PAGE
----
The Parliament voted 495 to 198 in favour of measures intended to reduce the surplus of carbon credits available to ensure the correct price of carbon – bringing the move forward to 2019, two years earlier than originally planned.

MEPs argued a glut of around two billion excess carbon allowances had accrued, undermining the EU’s emissions trading system.

The planned reform will introduce a Market Stability Reserve (MSR) to reduce the surplus credits and increase the price of carbon. The law will take a portion of ETS allowances out of the market and place them in a reserve.

The measure had been resisted by some Polish MEPs whose nation depends heavily on its coal.

Crucial reform

Belgian EU environment committee MEP Ivo Belet said: “The MSR is an efficient, market-driven tool that will stabilise our ETS system and thereby save the central pillar of Europe’s sustainability and climate policy. MSR is a crucial building block to help ensure that CO2-prices spur innovation in the field of energy efficiency.”

He added the Parliament would need to ensure sufficient safeguards for energy-intensive industries in order to stop them from leaving Europe for areas with fewer climate policies.

Responding to the news, Liberal Democrat MEP Catherine Bearder said: “This crucial reform will give a boost to green investment and reduce our reliance on imported fossil fuels. Europe has the world’s first and largest carbon market, fixing it gives an important signal as we approach global climate talks in Paris later this year.”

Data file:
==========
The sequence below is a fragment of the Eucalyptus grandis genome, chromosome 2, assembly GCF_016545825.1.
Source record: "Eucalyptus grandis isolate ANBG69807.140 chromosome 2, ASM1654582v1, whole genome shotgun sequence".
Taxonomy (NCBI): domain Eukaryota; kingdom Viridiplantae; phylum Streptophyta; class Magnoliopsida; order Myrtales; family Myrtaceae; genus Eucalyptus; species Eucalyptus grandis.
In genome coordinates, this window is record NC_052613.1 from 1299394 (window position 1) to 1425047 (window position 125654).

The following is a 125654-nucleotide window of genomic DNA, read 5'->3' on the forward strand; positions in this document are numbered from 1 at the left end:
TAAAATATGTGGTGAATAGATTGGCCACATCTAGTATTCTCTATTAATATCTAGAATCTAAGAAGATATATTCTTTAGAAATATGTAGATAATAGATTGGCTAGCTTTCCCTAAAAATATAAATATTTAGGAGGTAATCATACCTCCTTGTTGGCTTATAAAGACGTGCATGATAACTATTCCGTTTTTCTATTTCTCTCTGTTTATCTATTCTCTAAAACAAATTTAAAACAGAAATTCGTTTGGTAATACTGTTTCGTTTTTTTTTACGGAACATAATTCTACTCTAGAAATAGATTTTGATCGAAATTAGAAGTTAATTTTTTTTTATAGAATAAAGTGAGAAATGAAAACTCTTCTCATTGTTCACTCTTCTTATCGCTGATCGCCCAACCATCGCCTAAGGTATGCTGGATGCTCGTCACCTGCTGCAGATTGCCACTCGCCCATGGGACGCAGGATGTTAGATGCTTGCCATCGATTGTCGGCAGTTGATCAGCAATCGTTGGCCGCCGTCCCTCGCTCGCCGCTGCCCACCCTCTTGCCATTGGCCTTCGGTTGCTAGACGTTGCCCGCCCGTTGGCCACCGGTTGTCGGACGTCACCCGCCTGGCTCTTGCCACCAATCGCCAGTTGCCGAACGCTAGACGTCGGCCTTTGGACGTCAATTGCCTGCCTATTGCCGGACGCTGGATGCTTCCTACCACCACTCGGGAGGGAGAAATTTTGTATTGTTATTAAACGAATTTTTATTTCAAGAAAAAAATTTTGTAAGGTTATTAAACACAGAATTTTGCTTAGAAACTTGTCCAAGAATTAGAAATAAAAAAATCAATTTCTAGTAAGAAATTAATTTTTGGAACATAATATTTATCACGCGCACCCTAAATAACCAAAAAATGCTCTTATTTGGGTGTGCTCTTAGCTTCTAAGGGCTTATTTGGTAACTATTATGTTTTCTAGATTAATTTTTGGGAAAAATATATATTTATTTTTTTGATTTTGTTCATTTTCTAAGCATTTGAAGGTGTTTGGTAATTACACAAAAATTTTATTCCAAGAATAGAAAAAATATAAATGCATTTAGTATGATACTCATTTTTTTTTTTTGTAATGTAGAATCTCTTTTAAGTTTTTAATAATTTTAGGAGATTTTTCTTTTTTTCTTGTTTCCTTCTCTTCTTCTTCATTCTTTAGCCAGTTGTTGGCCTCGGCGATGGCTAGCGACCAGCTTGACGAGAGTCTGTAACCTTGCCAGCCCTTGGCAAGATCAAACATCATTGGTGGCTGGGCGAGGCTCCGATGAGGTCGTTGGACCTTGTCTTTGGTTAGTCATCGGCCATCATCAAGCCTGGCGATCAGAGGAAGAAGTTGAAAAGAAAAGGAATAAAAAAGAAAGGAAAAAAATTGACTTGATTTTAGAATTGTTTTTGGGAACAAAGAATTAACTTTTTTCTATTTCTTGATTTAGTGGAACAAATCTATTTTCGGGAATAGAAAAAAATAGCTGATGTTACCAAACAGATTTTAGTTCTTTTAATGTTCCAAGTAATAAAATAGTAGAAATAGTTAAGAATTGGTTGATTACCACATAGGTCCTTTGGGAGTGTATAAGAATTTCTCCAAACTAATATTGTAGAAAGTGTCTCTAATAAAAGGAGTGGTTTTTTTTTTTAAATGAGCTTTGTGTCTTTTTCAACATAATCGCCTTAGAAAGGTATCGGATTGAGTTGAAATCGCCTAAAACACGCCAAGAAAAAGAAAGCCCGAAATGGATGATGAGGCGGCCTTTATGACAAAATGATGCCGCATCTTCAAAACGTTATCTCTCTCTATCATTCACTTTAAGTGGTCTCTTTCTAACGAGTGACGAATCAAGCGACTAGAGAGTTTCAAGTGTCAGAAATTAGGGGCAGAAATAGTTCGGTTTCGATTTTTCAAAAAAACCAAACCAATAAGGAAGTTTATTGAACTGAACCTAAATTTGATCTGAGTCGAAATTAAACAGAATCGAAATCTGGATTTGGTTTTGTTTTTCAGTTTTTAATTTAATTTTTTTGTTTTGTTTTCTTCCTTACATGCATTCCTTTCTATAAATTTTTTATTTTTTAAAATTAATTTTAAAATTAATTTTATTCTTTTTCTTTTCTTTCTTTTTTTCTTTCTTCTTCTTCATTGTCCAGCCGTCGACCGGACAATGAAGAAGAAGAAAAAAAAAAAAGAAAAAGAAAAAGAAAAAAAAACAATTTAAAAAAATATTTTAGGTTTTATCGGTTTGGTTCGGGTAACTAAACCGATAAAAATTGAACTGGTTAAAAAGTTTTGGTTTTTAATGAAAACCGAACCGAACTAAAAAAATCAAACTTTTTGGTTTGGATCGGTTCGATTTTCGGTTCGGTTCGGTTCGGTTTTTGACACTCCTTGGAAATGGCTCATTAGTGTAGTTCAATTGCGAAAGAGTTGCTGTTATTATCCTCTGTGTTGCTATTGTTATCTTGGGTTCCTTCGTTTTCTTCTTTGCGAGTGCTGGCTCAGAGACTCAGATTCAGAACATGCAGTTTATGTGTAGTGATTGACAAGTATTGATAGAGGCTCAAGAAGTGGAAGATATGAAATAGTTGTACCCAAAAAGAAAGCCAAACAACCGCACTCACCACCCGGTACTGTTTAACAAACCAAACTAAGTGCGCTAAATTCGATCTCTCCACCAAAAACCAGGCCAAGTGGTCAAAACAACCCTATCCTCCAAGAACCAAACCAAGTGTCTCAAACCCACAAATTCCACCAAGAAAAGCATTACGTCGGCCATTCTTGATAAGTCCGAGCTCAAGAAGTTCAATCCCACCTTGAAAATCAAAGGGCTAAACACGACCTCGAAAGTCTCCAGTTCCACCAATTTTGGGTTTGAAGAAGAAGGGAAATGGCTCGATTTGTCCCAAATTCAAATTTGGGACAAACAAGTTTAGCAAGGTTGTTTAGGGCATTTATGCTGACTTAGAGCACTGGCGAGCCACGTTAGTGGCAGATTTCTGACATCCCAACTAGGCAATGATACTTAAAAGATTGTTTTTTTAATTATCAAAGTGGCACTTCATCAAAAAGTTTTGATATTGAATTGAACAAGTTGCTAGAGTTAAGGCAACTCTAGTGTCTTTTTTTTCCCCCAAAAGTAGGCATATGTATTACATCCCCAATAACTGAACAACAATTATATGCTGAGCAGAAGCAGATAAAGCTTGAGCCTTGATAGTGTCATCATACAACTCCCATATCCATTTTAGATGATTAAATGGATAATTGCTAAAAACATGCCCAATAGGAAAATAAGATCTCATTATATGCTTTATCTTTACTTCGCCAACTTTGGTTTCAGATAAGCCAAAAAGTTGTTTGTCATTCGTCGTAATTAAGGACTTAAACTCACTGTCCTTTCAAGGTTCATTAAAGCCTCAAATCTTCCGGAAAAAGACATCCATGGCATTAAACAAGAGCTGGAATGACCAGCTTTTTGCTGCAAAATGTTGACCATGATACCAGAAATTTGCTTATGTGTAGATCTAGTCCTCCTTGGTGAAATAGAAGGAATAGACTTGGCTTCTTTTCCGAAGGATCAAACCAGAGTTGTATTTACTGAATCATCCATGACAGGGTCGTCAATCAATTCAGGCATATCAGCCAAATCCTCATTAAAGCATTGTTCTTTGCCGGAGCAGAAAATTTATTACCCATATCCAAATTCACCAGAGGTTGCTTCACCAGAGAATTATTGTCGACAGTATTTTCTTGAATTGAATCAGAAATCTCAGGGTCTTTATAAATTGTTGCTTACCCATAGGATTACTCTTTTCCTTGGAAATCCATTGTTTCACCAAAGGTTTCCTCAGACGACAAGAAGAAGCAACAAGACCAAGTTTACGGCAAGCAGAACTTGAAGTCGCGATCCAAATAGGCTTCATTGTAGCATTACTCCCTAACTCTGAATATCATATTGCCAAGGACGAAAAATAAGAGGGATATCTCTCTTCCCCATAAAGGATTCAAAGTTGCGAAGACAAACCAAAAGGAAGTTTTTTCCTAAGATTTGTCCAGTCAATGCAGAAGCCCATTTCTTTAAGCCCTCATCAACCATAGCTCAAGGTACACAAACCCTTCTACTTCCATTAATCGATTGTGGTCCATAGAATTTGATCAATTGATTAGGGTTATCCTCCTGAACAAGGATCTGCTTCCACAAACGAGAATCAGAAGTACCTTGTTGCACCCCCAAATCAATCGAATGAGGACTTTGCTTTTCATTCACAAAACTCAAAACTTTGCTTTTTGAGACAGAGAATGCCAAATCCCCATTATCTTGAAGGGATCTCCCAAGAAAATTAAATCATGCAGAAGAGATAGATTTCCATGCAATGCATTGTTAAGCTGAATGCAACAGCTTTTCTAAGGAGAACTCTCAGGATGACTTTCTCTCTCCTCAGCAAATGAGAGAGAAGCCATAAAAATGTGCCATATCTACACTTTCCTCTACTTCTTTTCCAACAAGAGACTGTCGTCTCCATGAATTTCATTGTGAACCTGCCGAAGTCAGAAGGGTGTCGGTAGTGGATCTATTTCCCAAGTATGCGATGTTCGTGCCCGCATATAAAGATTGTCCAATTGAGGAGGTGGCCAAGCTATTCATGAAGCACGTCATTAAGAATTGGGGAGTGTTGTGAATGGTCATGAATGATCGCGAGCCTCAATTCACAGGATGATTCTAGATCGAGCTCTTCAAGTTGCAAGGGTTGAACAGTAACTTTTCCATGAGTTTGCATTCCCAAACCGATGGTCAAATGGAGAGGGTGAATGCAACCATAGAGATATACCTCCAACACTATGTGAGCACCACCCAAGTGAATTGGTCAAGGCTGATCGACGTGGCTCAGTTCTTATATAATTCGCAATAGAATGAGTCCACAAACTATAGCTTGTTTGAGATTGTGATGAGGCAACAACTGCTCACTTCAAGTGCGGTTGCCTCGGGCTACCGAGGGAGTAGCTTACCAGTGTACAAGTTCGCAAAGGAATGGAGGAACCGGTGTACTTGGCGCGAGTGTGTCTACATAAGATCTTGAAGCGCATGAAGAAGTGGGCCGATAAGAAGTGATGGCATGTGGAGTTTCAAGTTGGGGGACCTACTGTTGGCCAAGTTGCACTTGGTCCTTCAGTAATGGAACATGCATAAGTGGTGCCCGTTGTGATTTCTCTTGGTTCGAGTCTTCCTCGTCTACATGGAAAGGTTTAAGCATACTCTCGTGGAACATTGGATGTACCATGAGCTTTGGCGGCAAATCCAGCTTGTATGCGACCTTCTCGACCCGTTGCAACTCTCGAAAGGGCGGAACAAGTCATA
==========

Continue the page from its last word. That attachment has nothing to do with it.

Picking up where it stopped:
Energy transition

The vote had been largely expected following a series of calls from green groups and industry. Before the vote, the European Wind Energy Association (EWEA) said the ETS was in need of a major reform throughout. EWEA chief policy officer Kristian Ruby said: “The removal of surplus permits and the elimination of free allocation would be the first steps to achieving this.”

The EWEA called on the European Parliament to introduce further reforms post-2020 changes to drive members towards renewable energy generation.

“Putting measures in place to phase out the most polluting assets in Europe should be a top priority in this reform, particularly for those Member States in Central and Eastern Europe that rely heavily on coal-fired generation,” added Ruby.

“Already we see that wind energy, particularly onshore, represents the strongest business case for European countries trying to balance decarbonisation pledges with economic competitiveness and growth.

“With a functioning ETS and a robust carbon price, we can speed up Europe’s energy transition and reach our goals in a more cost-effective manner.”

The ETS covers more than 10,000 of Europe’s most polluting power plants and factories, however the growth in renewable energy led to a 4.4% fall in their emissions in 2014.

This new legislation will first have to be approved by the Council of ministers before it comes into effect.

Matt Field

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